Read Order: Syed Yaseer Ibrahim vs. State of Uttar Pradesh & Anr. 

Pankaj Bajpai

New Delhi, March 7, 2022:  Finding that none of the ingredients of the offence punishable u/s 420 of IPC existed after the completion of investigation, and neither the FIR nor the charge-sheet contained any reference to the essential requirements underlying Section 420, the Supreme Court has opined that the continuation of prosecution against Syed Ibrahim (Appellant) would amount to an abuse of the process where a civil dispute is sought to be given the colour of a criminal wrongdoing.

A Division Bench of Justice Dr. Dhananjaya Y Chandrachud and Justice Surya Kant observed that execution of a sale deed, during the pendency of the suit, might attract the doctrine of lis pendens, but, from reading the charge-sheet as it stood, it was evident that there was no element of criminality which could stand attracted in a matter which essentially involved a civil dispute. 

Going by the background of the case, Appellant claimed title to certain immovable property on the basis of a gift deed dated January 2, 2002. In 2008, a person by the name of Azim Wasif instituted a suit against the appellant seeking a declaration of title and possession of the suit property. The plaintiff in that suit founded his claim on the basis of a Will alleged to have been executed by the brother of the appellant’s maternal grandfather. Initially, in 2009, the First Additional Civil Judge allowed the application under Order XXXIX Rules 1 and 2 of the CPC, 1908 and directed the parties to maintain status quo over the disputed property. Later, in 2010, the appellant entered into an agreement to sell the property with Mohd Naeem and Nitin Gupta, which was to take effect after the disposal of the suit in favour of the appellant. 

In 2014, the appellant was alleged to have executed a sale deed in respect of the suit property. Later, in 2020, an FIR was registered by the second respondent claiming as holder of a Special Power of Attorney executed by Wasif, who had instituted the declaratory suit, who alleged that the appellant committed an offence punishable u/s 420 of IPC. The matter reached the High Court which dismissed the petition on the ground that disputed questions of facts arise which could not be adjudicated in the proceedings u/s 482 of CrPC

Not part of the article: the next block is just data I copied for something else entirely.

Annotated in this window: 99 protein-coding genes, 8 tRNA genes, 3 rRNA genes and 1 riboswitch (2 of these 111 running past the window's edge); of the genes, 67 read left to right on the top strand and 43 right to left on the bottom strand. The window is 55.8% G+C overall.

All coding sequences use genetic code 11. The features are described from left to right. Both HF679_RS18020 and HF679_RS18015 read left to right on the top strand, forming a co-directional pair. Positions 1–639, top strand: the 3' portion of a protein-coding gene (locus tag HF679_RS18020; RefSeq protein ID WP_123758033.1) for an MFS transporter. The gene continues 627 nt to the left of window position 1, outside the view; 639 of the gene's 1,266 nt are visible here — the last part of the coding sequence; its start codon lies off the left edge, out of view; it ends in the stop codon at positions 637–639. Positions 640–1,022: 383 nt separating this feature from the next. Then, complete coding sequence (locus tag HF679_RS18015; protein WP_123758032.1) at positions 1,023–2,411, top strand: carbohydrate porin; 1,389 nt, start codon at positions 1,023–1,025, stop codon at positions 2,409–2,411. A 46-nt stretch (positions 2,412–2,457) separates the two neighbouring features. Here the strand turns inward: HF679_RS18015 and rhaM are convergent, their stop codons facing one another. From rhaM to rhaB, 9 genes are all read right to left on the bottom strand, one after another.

After considering the submissions, the Top Court found that both the FIR and the charge-sheet, which has been submitted after investigation, would leave no manner of doubt that there are rival contentions of the appellant, on the one hand, and the second respondent, who is the complainant, on the other, which form the subject of a pending suit. 

The contesting parties laid a claim to the immovable property, which was in dispute, and the appellant founded his claim on the strength of an alleged deed of gift, and on the other hand, the second respondent had claimed on the basis of a Will alleged to have been executed in his favour, added the Court. 

The Top Court further found that the second respondent had instituted a suit for declaration and possession which was pending. 

The suit was dismissed in default on 13 October 2014. The sale deed was executed by the appellant on 24 November 2014. The suit has been restored to file on 21 April 2016. Each of the rival claims would be tested in the course of the evidence adduced at the trial of the suit. Mr Sanjay Singh submitted that since the sale took place during the pendency of the suit, doctrine of lis pendens will apply. This itself is an indicator of the position that it is essentially a dispute of a civil nature”, added the Court. 

Accordingly, the Apex Court allowed the appeal. 

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